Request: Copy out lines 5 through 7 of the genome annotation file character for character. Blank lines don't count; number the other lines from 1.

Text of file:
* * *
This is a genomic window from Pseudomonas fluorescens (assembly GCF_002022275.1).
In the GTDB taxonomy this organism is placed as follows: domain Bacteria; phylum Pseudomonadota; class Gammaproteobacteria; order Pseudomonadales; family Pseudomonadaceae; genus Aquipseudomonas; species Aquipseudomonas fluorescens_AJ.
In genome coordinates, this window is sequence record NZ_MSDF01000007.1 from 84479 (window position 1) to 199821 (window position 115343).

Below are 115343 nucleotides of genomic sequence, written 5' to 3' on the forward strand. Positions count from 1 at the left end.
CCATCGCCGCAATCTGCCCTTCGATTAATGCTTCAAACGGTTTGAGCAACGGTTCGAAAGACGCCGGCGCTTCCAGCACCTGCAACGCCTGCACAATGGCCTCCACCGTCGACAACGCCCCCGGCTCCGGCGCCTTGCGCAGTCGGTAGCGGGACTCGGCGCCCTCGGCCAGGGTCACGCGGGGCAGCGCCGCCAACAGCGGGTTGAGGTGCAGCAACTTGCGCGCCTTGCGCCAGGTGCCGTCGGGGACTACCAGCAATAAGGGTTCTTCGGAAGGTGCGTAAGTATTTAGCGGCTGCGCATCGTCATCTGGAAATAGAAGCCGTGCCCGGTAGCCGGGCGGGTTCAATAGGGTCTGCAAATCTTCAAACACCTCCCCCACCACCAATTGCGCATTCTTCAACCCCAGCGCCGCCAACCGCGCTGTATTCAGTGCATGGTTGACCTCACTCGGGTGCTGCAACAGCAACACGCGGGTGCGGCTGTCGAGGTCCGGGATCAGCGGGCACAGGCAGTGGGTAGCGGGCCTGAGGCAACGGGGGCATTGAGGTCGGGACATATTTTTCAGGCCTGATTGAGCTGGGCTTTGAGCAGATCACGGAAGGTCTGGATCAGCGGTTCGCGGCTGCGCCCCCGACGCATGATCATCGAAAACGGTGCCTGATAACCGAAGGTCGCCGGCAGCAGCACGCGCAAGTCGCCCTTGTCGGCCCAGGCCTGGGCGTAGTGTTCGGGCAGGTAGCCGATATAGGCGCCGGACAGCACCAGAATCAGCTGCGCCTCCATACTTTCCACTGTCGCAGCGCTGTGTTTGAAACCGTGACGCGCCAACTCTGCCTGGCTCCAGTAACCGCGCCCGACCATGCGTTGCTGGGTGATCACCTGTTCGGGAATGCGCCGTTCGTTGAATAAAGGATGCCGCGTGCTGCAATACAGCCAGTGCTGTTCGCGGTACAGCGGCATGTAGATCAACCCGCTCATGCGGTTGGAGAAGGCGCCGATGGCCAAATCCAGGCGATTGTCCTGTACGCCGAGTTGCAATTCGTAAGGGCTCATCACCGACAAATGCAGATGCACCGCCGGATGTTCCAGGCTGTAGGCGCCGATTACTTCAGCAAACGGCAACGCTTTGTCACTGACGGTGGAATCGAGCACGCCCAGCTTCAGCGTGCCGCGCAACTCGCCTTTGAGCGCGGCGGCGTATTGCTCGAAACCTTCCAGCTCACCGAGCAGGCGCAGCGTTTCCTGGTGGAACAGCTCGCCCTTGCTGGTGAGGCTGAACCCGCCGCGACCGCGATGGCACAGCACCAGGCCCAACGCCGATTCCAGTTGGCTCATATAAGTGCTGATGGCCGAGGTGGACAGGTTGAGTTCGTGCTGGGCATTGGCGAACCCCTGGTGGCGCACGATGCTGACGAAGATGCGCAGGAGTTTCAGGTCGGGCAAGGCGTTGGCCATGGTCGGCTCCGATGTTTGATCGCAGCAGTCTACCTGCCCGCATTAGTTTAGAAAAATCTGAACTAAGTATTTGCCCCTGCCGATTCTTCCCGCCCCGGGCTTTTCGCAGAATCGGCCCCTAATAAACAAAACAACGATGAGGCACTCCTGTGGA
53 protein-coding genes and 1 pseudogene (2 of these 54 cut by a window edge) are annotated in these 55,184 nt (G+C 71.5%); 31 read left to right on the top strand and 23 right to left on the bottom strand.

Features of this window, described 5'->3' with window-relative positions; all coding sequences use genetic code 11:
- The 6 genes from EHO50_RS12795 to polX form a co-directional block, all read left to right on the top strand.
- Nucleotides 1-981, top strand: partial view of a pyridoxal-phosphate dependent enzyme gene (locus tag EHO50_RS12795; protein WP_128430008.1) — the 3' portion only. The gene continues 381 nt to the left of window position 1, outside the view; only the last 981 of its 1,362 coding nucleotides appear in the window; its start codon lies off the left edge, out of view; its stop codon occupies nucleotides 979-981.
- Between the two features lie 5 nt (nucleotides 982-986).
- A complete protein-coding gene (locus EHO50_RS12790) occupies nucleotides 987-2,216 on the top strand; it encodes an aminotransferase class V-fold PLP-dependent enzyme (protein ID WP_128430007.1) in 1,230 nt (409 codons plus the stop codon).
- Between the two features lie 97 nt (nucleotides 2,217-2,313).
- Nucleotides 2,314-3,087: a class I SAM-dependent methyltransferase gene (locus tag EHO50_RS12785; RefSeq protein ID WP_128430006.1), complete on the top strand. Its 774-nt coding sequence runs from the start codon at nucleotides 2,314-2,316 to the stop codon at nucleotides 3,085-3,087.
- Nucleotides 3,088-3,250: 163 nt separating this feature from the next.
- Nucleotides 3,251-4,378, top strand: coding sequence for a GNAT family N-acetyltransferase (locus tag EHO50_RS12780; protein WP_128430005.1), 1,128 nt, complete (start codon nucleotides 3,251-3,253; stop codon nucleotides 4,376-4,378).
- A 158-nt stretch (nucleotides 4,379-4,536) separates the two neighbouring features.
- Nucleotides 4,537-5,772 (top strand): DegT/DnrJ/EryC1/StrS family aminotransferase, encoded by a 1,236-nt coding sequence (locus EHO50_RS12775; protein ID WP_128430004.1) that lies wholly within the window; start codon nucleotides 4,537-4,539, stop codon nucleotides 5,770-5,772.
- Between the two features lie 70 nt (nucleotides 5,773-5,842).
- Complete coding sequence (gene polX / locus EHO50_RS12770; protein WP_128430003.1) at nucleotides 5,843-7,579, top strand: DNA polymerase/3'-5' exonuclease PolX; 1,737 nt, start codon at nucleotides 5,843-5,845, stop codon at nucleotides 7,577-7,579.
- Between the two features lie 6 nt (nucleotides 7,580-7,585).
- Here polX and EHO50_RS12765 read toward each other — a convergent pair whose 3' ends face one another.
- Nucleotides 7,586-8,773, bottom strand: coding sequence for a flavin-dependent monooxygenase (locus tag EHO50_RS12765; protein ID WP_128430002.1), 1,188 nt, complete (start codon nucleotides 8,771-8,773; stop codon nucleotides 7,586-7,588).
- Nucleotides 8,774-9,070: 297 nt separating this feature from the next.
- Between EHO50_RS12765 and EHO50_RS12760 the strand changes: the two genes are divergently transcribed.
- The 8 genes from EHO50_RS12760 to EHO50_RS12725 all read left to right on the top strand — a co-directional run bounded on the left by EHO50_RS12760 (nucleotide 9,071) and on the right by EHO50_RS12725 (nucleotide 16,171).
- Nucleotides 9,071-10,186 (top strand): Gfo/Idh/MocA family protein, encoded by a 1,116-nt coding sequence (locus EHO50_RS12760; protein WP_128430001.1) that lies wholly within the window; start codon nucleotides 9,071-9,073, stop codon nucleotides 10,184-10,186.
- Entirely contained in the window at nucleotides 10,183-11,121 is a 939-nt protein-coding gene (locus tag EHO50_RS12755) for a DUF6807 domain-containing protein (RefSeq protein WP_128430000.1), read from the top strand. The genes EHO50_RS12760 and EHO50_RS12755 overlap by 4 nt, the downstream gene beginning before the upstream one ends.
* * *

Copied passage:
CCATCGCCGCAATCTGCCCTTCGATTAATGCTTCAAACGGTTTGAGCAACGGTTCGAAAGACGCCGGCGCTTCCAGCACCTGCAACGCCTGCACAATGGCCTCCACCGTCGACAACGCCCCCGGCTCCGGCGCCTTGCGCAGTCGGTAGCGGGACTCGGCGCCCTCGGCCAGGGTCACGCGGGGCAGCGCCGCCAACAGCGGGTTGAGGTGCAGCAACTTGCGCGCCTTGCGCCAGGTGCCGTCGGGGACTACCAGCAATAAGGGTTCTTCGGAAGGTGCGTAAGTATTTAGCGGCTGCGCATCGTCATCTGGAAATAGAAGCCGTGCCCGGTAGCCGGGCGGGTTCAATAGGGTCTGCAAATCTTCAAACACCTCCCCCACCACCAATTGCGCATTCTTCAACCCCAGCGCCGCCAACCGCGCTGTATTCAGTGCATGGTTGACCTCACTCGGGTGCTGCAACAGCAACACGCGGGTGCGGCTGTCGAGGTCCGGGATCAGCGGGCACAGGCAGTGGGTAGCGGGCCTGAGGCAACGGGGGCATTGAGGTCGGGACATATTTTTCAGGCCTGATTGAGCTGGGCTTTGAGCAGATCACGGAAGGTCTGGATCAGCGGTTCGCGGCTGCGCCCCCGACGCATGATCATCGAAAACGGTGCCTGATAACCGAAGGTCGCCGGCAGCAGCACGCGCAAGTCGCCCTTGTCGGCCCAGGCCTGGGCGTAGTGTTCGGGCAGGTAGCCGATATAGGCGCCGGACAGCACCAGAATCAGCTGCGCCTCCATACTTTCCACTGTCGCAGCGCTGTGTTTGAAACCGTGACGCGCCAACTCTGCCTGGCTCCAGTAACCGCGCCCGACCATGCGTTGCTGGGTGATCACCTGTTCGGGAATGCGCCGTTCGTTGAATAAAGGATGCCGCGTGCTGCAATACAGCCAGTGCTGTTCGCGGTACAGCGGCATGTAGATCAACCCGCTCATGCGGTTGGAGAAGGCGCCGATGGCCAAATCCAGGCGATTGTCCTGTACGCCGAGTTGCAATTCGTAAGGGCTCATCACCGACAAATGCAGATGCACCGCCGGATGTTCCAGGCTGTAGGCGCCGATTACTTCAGCAAACGGCAACGCTTTGTCACTGACGGTGGAATCGAGCACGCCCAGCTTCAGCGTGCCGCGCAACTCGCCTTTGAGCGCGGCGGCGTATTGCTCGAAACCTTCCAGCTCACCGAGCAGGCGCAGCGTTTCCTGGTGGAACAGCTCGCCCTTGCTGGTGAGGCTGAACCCGCCGCGACCGCGATGGCACAGCACCAGGCCCAACGCCGATTCCAGTTGGCTCATATAAGTGCTGATGGCCGAGGTGGACAGGTTGAGTTCGTGCTGGGCATTGGCGAACCCCTGGTGGCGCACGATGCTGACGAAGATGCGCAGGAGTTTCAGGTCGGGCAAGGCGTTGGCCATGGTCGGCTCCGATGTTTGATCGCAGCAGTCTACCTGCCCGCATTAGTTTAGAAAAATCTGAACTAAGTATTTGCCCCTGCCGATTCTTCCCGCCCCGGGCTTTTCGCAGAATCGGCCCCTAATAAACAAAACAACGATGAGGCACTCCTGTGGA
53 protein-coding genes and 1 pseudogene (2 of these 54 cut by a window edge) are annotated in these 55,184 nt (G+C 71.5%); 31 read left to right on the top strand and 23 right to left on the bottom strand.

Features of this window, described 5'->3' with window-relative positions; all coding sequences use genetic code 11: